I whipped up two of these placemats yesterday for my little niece and nephew who are 4 to have a special Thanksgiving surprise. I will need to get them into the mail today to make sure they arrive on time. I googled Dresden plate turkey and found several ideas. The ones I found were all in browns or fall colors. I remember as a kid making turkeys with all the primary colors in construction paper and my kids did too. So that's the way I decided to make these little rascals. The eyeballs look kind of spooky, so I may need to add some black dots to make them a little friendlier.

It was a fun and colorful way to spend the day.

Tuesday, November 15, 2011

Finished in Time

I finished the quilting and the binding on the Star of David quilt for my friend. Now I am going to try to print out a label for it. I have not done this before, so it is a new learning for me. Yea! This quilt will commemorate my friend's Bat Mitzvah. The date is Nov. 26, so I need to get in the mail in the next couple of days.

I have a couple of holiday projects that I am starting today. With luck I will have them done in time.

Monday, November 7, 2011

Pieced at Last

Remember this?

And this?

And this?

I spent yesterday afternoon piecing them all together and here is the final result.

Isn't it lovely? Even though I had a picture on the pattern, I really was not sure how it was going to turn out and just how big it would be. I absolutely love it. It was all paper pieced and I managed to pick out all the paper during the Packer game.

This is gift for a friend who is having a Bat Mitzvah later in November. I can't wait to surprise her with it.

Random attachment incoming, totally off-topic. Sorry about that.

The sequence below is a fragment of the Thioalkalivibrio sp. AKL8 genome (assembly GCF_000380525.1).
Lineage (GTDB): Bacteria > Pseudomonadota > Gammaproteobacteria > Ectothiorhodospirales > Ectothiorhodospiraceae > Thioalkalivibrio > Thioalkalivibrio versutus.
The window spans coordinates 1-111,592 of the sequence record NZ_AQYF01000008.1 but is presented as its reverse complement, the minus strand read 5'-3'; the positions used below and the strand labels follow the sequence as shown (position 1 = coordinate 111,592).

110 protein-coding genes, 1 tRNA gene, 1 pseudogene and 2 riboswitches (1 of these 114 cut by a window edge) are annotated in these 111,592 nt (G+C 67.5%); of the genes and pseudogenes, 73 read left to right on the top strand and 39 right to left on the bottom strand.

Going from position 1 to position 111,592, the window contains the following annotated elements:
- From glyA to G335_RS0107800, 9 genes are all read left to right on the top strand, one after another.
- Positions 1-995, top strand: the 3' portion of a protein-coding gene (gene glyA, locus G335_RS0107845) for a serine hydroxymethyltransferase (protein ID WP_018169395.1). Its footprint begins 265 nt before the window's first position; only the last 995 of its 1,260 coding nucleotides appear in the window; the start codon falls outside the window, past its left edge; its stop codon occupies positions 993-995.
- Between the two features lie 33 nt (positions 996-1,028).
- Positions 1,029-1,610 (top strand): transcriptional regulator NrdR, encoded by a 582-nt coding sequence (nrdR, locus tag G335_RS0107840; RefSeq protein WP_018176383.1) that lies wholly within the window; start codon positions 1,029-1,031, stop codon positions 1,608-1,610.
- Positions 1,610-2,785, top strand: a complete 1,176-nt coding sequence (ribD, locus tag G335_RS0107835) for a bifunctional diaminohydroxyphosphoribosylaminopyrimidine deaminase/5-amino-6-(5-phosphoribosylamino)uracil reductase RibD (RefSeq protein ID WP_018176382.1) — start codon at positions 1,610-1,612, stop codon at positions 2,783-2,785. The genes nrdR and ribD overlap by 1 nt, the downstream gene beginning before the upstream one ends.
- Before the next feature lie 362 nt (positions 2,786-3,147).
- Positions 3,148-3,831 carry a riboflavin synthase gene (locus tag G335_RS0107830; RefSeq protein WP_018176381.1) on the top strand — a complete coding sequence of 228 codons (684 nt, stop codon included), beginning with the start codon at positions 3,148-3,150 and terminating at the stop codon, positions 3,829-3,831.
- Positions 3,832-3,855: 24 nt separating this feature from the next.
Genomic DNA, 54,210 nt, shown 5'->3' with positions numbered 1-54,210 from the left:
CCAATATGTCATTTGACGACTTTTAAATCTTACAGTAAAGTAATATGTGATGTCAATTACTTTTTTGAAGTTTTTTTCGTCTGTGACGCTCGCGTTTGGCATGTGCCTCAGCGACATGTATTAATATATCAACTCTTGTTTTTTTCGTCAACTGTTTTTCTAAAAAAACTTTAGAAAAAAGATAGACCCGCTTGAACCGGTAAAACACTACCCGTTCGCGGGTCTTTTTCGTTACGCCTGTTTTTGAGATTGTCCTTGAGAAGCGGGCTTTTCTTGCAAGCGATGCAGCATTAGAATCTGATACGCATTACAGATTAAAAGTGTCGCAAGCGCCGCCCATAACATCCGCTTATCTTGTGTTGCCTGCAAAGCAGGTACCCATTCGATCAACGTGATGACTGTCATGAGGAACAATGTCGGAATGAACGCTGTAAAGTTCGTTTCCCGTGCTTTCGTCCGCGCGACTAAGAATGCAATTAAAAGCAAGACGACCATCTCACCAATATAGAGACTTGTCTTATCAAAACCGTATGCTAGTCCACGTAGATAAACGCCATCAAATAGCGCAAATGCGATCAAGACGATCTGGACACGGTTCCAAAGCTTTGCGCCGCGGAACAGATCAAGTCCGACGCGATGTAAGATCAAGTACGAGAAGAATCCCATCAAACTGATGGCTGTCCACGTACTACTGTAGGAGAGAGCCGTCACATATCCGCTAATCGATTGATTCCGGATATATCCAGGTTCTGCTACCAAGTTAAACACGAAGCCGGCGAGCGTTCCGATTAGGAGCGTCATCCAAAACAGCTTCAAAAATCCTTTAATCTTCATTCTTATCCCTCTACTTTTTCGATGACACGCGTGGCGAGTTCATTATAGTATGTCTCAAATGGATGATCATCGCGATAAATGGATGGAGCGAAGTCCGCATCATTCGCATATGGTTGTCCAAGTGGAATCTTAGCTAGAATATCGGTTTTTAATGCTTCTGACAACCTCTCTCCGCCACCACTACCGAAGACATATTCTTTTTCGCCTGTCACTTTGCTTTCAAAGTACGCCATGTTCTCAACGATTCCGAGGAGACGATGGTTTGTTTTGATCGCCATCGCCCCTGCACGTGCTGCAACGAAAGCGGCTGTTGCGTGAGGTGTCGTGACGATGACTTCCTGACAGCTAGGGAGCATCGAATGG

I would like to quilt it with a thin, thin batting as it will be for the table or a wall hanging. Does anybody have a suggestion? I want something heavier than interfacing and flexible like batting.
Any ideas would be appreciated.

Saturday, November 5, 2011

Prairie Points

At our monthly quilting group this week, one of the members demonstrated continuous prairie points. We started with a piece of fabric that was 8" wide and 21 " long. We ironed a crease down the middle lengthways, then marked off sections and cut and folded and Voila! -- we had prairie points. It was pretty easy and fun to learn something new. I googled continuous prairie points and found a really good tutorial, if you are interested.

To make two color points, we started with two fabrics, both were 21" long and 4.5" long. We sewed them together along the long edge and used the seam as the fold line. From there the process was the same, except the points were alternating colors.

The solid color was a little easier to work with since there was no bulk at the fold like the two color one, but overall, I think it is a pretty nifty technique. The person who showed us how to make the points, also had a quilt that she was finishing that used the technique. Hers were all one fabric and came out great.